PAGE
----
The Government’s Third National Adaptation Programme (NAP) was published earlier this week. Here are our thoughts, with the help of more learned experts.
“This plan once again misses its mandate and sets out no overarching, ambitious climate change adaptation strategy. It appears to merely collect together initiatives that are already happening across government in the hope that those actions will be enough.”Dr Andy Russell, Lecturer in Environmental Science, Queen Mary University of London, and formerly a member of the Adaptation Secretariat at the Climate Change Committee (CCC).
“It was very clear from our analysis in CCRA3 that the UK is not yet prepared for the changes in climate that are already happening, let alone those to which we are already committed in the future”Prof Richard Betts MBE of the University of Exeter and Met Office
“We are disappointed that the Government hasn’t used this opportunity to go further to build the UK’s resilience to climate change. In another summer of gruelling hot temperatures, water shortages and wildfires, it’s hard to make sense of that decision. We are at the stage where promising further action is not enough.”Baroness Brown of Cambridge, Prof Dame Julia King DBE FREng FRS, Chair of the Adaptation Committee of the CCC
“As the world is literally cooking or on fire, the UK Government has published its Third Adaptation Plan today. Whilst there are a few things to be positive about, it fails to meet the moment a crucial point in the decisive decade, when impacts are accelerating and we’re not on track for net zero”Kit England, Senior Climate Adaptation Specialist
“The UK government’s lack of urgency in addressing climate impacts on the country’s vital networks is extremely worrying”Institute of Civil Engineers
“Officials in Defra and in other departments have worked tirelessly on this; the issues with the NAP are not from lack of passion or effort by civil servants, but lack of political leadership”Kathryn Brown, Director of Climate Change and Evidence, The Wildlife Trusts, and formerly Head of Adaptation at the CCC
“The Programme should be a wake-up call and yet it seems they are taking a nap.”Emma Howard Boyd, chair of the London Climate Resilience Review
“We’ve got the government talking about doing research to work out why and how buildings overheat instead of actually putting in place the measures to address it”Caroline Lucas, Green Party MP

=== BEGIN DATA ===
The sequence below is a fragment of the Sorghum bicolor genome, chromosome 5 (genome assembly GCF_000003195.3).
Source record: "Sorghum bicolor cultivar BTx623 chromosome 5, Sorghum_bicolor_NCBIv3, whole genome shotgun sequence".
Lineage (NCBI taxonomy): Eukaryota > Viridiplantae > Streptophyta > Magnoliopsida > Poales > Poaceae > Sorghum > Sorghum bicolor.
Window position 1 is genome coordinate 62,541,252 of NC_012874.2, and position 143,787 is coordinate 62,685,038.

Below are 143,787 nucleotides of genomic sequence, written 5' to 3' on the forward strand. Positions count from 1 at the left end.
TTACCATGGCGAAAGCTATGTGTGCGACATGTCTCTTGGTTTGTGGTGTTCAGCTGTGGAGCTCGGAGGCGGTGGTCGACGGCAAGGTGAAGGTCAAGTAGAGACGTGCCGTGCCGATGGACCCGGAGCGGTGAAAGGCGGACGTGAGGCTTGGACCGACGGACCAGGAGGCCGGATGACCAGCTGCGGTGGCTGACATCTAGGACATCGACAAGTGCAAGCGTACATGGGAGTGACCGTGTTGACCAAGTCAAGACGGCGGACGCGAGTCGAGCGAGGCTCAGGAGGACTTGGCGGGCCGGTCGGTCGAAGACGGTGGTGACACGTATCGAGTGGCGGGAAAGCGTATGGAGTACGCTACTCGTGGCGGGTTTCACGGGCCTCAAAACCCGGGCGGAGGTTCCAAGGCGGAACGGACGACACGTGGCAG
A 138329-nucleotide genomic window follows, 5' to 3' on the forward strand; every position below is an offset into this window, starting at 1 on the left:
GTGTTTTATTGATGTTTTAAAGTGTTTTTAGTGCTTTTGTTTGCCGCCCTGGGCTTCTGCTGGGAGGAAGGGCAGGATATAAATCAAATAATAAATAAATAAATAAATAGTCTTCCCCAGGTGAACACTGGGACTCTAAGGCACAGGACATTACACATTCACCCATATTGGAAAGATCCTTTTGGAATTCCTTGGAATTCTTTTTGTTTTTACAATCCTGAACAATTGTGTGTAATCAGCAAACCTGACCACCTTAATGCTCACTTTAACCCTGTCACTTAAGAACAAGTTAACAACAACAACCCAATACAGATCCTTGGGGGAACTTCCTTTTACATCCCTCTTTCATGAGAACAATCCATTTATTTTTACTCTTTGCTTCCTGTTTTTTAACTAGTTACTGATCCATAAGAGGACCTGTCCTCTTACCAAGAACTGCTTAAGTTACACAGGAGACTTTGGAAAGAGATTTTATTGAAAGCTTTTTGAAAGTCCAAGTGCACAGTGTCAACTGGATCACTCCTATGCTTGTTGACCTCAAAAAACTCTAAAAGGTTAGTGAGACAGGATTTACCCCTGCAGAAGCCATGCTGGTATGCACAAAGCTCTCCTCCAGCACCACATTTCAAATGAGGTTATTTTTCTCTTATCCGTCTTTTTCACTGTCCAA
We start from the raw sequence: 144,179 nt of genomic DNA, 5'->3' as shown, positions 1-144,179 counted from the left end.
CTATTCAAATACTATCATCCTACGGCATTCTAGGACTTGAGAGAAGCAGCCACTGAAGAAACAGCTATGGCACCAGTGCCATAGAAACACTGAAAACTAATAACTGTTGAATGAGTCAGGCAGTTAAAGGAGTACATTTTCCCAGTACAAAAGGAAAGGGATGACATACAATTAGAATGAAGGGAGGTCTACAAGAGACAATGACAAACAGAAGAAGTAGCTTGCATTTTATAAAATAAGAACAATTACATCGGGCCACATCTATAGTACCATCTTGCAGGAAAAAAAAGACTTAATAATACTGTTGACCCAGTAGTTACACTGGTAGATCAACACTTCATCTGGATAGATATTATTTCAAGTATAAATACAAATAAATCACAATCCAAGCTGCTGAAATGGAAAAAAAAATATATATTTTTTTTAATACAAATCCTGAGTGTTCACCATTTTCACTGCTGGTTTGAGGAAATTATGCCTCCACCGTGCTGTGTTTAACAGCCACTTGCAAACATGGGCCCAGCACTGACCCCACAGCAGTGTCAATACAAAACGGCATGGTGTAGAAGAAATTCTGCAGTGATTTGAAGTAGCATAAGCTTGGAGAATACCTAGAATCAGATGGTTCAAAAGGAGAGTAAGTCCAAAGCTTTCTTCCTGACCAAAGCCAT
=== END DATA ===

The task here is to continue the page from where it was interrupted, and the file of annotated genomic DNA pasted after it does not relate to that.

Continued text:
“While access to Local Authority Climate Data could provide some good learning and understanding for councils, they crucially need the resources and money to take action on their findings”Linda Taylor, environment spokesperson for the Local Government Association
Since I started my career in June 2008, my main focus has been on activity to try and accelerate climate change adaptation across individual authorities or the region as a whole. Were I not working in sustainability, I would have been a meteorologist, but I wasn’t anywhere near good enough at maths or physics to make the grade, so here I am. It partly explains, though, why I have always gravitated towards the climate adaptation side, coupled with my general scepticism that ‘everything will be fine’ if we just reduce carbon.
Since joining SWM in 2014, I’ve been lucky enough that much of my project work has focused on this topic. We have been funded by Defra, the Environment Agency, the Climate Change Committee and numerous local partners to deliver plans, tools, guidance and resources on adaptation, and to try and accelerate action by sharing good practice and building capacity. You can see some of these resources here.
But what has been the point?
We all know that without leadership, the country cannot effectively adapt to climate change. No matter how many resources we publish, there is only so many people we can reach, leaders we can influence, practitioners we can encourage to bring about change. I had hoped, therefore, that the third National Adaptation Programme (NAP3), published earlier this week, would (after the failure of the previous two) finally deliver a set of actions reflecting the urgency of the problem that climate change is now posing. Because climate change is now a present, not a future, phenomenon.